Finally, the defendants as individuals are immune from suit because of their qualified immunity. In Butz v. Economou, 438 U.S. 478, 507, 98 S.Ct. 2894, 2911, 57 L.Ed.2d 895 (1978), the Supreme Court held that federal officials are generally entitled to at least the same "qualified immunity" it had previously accorded to state officials in Scheuer v. Rhodes, 416 U.S. 232, 94 S.Ct. 1683, 40 L.Ed.2d 90 (1974). Thus, a government officer acting in the course of his official duties is insulated from suit if (1) there existed reasonable grounds for the belief that the challenged action was appropriate, and (2) the officer acted in good faith. Nothing in the taxpayer's conclusory allegations properly alleges facts that would suggest that the Commissioner or his employees acted unreasonably or that they acted in bad faith.


It is true the taxpayer argues that the tax levies and alleged conversions of his tax deposits violated his rights under the Fourth Amendment. This is not so. The Supreme Court has noted that where the government seizes property to collect delinquent taxes, the seizure, if it involves no invasion of the taxpayer's premises, does not violate the Fourth Amendment. See G. M. Leasing v. United States, 429 U.S. 338, 354, 97 S.Ct. 619, 629, 50 L.Ed.2d 530 (1977). Here, the Internal Revenue Service has committed no invasion of Hutchinson's personal effects or premises. Rather, it levied upon certain of the taxpayer's bank accounts. Thus, Hutchinson has failed to establish a Fourth Amendment violation.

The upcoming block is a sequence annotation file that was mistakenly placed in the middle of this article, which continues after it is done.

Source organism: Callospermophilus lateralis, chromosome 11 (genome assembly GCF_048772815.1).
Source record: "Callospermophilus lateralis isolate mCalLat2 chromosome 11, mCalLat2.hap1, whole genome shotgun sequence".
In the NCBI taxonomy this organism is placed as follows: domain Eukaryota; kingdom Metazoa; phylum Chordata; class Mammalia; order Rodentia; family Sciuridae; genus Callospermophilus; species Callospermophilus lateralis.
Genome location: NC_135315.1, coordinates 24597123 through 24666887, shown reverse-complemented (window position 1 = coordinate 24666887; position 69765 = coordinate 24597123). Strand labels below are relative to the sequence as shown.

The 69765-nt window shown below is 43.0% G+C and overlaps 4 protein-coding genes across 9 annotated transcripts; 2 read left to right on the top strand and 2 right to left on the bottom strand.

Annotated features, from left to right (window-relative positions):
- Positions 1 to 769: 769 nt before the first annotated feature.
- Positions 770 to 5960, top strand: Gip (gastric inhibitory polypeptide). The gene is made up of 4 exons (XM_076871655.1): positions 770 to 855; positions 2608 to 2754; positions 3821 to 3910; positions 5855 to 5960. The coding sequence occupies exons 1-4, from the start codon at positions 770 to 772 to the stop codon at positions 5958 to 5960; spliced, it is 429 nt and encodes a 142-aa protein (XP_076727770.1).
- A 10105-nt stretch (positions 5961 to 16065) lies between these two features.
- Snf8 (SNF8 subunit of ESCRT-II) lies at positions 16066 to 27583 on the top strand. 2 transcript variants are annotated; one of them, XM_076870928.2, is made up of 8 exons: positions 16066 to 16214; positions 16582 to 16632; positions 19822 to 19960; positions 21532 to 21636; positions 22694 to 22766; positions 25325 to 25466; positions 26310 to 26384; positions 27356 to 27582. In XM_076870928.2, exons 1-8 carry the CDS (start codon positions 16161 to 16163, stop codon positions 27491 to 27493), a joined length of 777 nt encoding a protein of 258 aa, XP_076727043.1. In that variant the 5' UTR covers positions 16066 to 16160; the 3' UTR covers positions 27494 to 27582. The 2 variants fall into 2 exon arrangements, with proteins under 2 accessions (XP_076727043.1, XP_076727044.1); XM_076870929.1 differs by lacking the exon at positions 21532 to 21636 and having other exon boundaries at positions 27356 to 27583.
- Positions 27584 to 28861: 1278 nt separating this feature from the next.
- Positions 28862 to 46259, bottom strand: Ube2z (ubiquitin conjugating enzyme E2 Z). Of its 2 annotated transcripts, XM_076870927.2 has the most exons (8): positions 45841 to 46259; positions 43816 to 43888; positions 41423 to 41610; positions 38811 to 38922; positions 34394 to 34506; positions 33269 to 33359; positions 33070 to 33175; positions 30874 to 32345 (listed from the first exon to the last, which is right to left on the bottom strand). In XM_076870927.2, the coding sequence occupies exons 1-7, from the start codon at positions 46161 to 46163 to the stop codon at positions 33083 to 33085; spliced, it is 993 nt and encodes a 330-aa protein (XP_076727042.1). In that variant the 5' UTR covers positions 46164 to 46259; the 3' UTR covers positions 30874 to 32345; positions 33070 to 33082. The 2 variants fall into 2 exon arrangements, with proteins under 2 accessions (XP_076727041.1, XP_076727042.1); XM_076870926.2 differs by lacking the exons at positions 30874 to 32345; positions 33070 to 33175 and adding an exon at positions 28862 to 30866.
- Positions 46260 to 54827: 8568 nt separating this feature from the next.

The district court properly granted the government's motion for summary judgment on each claim.




We will refer to appellant husband and wife collectively as "Hutchinson" throughout this opinion


The term liability means the amount of tax shown due on a return without regard to prepayments of withholding, estimated taxes or payments with return